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A melanoma patient with macrophage-cancer cell hybrids in the primary tumor, a lymph node metastasis and a brain metastasis

      Highlights

      • Targeting the attachment of the leucocyte to the cancer cell outer cell membrane.
      • Integration of the fusion partner genes into hybrid genomes.
      • Inhibition of post-hybridization events involving epistasis impacting gene expresstion for chemotaxis, intravasation, extravasation, and cell migration.

      Abstract

      In 1911 it was proposed that cancer might result from fusion and hybridization between macrophages and cancer cells. Using immunohistochemistry it was determined that essentially all solid tumors expressed macrophage-like molecules on their cell surface. More recently we have used forensic (STR) genetics that allows one to detect DNA from more than one individual in the same sample. By studying biopsies from individuals receiving allogeneic stem cell transplants and later developed solid tumor metastases, we were able to detect both donor and patient DNA sequences suggesting that hybrids were present. Previously we found hybrids in biopsies of a renal cell carcinoma, a melanoma in a brain metastasis and a melanoma in a primary tumor with lymph node metastases. Here we have traced hybrids from a primary melanoma to an axillary lymph node to a brain metastasis. This is the first time that the entire metastatic process has been documented.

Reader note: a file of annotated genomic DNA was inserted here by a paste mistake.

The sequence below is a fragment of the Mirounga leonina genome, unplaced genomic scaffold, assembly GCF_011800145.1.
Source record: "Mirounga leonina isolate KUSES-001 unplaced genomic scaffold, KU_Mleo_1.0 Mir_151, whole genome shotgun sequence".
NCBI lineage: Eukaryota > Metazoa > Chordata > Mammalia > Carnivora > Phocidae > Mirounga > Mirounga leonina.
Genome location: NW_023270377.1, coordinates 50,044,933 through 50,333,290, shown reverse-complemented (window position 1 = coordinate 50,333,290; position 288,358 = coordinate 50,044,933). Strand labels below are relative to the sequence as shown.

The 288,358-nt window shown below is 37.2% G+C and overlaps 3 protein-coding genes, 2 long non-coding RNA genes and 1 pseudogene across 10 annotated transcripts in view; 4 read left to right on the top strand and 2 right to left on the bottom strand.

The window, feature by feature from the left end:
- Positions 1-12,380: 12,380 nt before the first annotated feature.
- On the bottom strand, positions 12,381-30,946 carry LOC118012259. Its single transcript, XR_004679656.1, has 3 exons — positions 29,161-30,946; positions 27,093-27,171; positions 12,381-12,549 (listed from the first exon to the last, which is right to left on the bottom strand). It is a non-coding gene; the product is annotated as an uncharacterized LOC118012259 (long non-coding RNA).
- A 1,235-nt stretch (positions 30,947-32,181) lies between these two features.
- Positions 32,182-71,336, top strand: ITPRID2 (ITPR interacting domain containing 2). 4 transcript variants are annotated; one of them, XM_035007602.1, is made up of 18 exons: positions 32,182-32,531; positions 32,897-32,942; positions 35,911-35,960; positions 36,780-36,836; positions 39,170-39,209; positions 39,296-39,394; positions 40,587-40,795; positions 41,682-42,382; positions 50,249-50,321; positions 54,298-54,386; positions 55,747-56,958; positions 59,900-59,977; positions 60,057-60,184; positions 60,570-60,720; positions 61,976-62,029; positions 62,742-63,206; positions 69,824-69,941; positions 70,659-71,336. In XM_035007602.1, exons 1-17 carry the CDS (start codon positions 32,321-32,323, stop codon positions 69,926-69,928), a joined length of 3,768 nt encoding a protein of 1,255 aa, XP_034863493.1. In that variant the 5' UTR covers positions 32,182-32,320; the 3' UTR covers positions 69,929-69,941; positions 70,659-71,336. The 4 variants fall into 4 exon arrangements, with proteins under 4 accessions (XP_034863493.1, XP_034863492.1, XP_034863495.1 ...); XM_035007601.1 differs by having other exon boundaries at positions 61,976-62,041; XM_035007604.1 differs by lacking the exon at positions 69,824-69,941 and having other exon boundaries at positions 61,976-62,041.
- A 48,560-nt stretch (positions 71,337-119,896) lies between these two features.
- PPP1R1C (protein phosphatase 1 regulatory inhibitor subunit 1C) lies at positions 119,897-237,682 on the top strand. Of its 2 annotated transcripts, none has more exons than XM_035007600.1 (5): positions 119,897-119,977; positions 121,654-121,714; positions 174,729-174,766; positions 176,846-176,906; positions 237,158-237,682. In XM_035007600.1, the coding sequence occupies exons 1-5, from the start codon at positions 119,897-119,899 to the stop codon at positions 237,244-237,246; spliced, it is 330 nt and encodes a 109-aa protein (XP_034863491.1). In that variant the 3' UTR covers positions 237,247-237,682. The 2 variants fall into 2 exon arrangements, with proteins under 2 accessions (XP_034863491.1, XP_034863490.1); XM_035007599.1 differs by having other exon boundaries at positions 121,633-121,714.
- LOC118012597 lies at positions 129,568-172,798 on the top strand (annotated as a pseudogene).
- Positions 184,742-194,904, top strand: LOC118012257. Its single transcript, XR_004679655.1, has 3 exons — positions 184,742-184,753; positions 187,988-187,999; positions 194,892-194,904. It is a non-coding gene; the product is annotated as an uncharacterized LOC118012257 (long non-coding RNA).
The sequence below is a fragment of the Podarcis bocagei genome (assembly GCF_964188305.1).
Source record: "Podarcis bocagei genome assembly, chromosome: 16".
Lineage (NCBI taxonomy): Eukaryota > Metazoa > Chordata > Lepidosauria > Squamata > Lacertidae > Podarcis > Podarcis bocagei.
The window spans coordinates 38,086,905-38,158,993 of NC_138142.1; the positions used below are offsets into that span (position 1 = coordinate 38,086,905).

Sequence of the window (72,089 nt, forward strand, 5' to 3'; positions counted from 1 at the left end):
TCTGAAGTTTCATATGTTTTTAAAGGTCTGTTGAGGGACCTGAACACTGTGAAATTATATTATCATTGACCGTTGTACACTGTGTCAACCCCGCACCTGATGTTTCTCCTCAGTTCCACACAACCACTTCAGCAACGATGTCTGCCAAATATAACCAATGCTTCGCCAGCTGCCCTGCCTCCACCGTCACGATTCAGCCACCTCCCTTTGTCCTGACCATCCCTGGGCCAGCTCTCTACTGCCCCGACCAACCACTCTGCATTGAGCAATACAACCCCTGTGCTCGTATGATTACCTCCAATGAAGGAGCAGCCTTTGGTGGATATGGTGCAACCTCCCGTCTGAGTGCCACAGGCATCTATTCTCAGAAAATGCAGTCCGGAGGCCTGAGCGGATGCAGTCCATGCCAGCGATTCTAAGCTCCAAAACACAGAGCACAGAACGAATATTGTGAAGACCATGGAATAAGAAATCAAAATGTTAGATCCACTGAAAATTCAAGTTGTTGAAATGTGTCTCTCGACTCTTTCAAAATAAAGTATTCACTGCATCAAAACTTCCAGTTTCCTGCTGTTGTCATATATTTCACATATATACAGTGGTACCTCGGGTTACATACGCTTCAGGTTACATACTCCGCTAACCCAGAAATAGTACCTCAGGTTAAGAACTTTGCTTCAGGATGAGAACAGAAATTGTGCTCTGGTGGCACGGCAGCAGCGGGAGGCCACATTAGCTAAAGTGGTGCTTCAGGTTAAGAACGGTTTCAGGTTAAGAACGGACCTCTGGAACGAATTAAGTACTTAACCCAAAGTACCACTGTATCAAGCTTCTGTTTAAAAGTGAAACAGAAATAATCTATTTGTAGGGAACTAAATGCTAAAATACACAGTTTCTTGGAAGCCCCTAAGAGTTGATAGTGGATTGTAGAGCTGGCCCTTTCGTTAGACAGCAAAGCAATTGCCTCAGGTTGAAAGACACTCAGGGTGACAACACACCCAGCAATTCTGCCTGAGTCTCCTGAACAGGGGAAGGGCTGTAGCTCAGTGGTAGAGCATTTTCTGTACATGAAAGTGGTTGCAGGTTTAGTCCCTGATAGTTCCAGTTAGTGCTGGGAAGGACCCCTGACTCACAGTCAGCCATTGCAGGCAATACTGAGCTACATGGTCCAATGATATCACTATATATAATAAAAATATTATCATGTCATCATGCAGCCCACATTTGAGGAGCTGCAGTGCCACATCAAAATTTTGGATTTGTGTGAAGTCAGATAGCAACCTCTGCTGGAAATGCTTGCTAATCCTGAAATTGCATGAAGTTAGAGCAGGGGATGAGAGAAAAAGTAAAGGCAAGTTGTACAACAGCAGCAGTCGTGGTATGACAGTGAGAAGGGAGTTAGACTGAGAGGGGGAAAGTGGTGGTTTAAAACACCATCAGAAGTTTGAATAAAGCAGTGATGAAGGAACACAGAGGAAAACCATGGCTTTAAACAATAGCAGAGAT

Keywords

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